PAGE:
30 ml (2 tbsp) lemon juice

10 ml (2 tsp) plus 15 ml (1 tbsp) granulated sugar

2 eggs

5 ml (1 tsp) ground cinnamon

250 ml (1 cup) 18% cream (sometimes called coffee cream)

30 ml (2 tbsp) port

125 ml (1/2 cup) sifted icing sugar


To make the tart shell: Combine the flour, sugar and salt in a bowl. Gradually add the butter, 15 to 30 ml (1 to 2 tbsp) at a time, mixing with a fork until well distributed and the mixture is crumbly. Add the egg, mixing well. Gradually add the port, a spoonful at a time, mixing lightly with a fork until the dough forms a ball. (Alternatively, in a food processor, mix the flour, sugar and salt. Add the butter and process until the mixture becomes crumbly. With the food processor running, through the feed tube, add the egg, followed by the port one spoonful at a time until the mixture forms a ball.)

Wrap the dough in waxed paper and refrigerate for about 20 minutes, until cold. This will allow the pastry to rest and make it easier to work with dough. (Recipe can be prepared ahead to this point, covered and refrigerated, for up to 1 day.)

On a floured surface, roll half the dough into a 25-cm (10-inch) circle. (Wrap the remaining dough in waxed paper and refrigerate for up to 3 days or freeze for up to 3 months for later use.) Transfer to a 23-cm (9-inch) pie pan, flute edges and place in fridge until ready to use.

To make the creamy pear filling: Peel and core the pears; cut into thin slices. Toss with the lemon juice so they will not turn brown. Remove the pie crust from the refrigerator and arrange the pear slices decoratively in a circular design on the bottom of the crust; sprinkle each layer with a little sugar (you may need up to 10 ml or 2 tsp of sugar). In a bowl, beat the eggs, ground cinnamon, 15 ml (1 tbsp) sugar, cream and 30 ml (2 tbsp) port.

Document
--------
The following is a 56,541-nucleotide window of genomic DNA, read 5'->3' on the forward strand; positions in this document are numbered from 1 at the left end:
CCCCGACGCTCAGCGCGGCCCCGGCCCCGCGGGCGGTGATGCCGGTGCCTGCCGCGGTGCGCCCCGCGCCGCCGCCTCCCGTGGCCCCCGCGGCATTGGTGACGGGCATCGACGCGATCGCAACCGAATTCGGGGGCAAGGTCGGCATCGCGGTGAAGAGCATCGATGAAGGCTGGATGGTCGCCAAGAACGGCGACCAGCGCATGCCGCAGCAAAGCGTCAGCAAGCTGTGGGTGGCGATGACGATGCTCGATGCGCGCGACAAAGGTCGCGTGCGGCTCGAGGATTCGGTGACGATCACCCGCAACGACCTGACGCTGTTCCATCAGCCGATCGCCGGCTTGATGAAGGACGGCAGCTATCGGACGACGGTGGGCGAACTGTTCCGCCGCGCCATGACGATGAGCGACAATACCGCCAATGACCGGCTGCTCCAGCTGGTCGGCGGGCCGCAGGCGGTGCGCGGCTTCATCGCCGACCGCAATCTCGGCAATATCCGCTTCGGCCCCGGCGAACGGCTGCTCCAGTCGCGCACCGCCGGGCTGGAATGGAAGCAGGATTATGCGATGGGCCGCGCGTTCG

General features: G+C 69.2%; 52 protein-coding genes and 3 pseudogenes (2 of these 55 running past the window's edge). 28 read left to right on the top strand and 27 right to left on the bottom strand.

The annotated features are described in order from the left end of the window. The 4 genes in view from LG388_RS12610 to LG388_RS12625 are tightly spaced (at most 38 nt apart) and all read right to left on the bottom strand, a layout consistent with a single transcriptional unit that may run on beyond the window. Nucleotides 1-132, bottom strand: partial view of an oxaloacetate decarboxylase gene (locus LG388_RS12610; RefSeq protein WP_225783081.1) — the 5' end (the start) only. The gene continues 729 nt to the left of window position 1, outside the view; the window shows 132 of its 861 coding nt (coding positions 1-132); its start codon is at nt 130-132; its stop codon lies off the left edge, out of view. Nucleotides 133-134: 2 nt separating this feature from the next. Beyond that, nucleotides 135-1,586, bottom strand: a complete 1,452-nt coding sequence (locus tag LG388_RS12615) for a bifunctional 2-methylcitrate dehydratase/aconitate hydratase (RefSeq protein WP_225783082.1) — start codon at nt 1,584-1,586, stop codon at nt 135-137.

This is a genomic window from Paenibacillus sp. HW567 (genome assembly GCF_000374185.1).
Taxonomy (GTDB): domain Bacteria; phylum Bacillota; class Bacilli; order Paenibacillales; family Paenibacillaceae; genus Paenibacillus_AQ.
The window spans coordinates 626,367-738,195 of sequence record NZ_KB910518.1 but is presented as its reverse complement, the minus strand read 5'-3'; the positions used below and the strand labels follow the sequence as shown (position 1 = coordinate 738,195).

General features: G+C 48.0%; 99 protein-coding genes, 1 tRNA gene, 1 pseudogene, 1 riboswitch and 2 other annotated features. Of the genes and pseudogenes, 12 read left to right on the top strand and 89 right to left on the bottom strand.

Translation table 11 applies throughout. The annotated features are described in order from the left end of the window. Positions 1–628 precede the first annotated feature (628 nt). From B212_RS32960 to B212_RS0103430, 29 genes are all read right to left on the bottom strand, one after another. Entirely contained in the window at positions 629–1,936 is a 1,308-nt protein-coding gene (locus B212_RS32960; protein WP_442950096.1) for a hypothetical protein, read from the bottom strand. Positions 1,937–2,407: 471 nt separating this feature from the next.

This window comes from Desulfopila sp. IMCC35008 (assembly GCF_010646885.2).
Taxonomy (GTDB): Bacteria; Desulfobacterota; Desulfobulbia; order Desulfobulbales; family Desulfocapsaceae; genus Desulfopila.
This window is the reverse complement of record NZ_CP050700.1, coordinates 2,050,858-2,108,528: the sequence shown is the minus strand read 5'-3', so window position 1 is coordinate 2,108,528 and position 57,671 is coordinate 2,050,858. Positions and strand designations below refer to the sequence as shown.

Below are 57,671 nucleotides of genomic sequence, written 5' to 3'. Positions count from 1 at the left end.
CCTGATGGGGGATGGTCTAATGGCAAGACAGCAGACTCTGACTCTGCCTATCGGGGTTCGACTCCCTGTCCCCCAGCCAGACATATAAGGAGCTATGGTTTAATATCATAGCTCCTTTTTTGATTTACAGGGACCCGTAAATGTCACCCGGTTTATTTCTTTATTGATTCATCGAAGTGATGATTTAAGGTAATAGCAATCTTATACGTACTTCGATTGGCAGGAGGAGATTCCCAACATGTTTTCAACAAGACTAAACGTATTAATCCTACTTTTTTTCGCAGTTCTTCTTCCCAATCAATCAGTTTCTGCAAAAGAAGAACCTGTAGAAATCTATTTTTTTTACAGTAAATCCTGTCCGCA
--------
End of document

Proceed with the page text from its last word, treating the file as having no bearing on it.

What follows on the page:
To assemble: Pour the cream mixture over the pears in the pie plate. Bake in a preheated 220 C (425 F) oven for 15 minutes. Reduce the heat to 17 5C (350 F) and continue baking for 40 to 45 minutes or until filling in the centre is golden and set. Let cool in the pan for 10 minutes. Dust with icing sugar just before serving. Makes 6 to 8 servings.

Tester's notes: The port adds a subtle flavour to both the pastry and the filling of this not-too-sweet tart.

-- Excerpted from Pimentos & Piri Piri: Portuguese Comfort Cooking, by Carla Azevedo, Whitecap Books

Republished from the Winnipeg Free Press print edition January 29, 2014 C1


Updated on Wednesday, January 29, 2014 at 6:50 AM CST: Changes headline, adds photo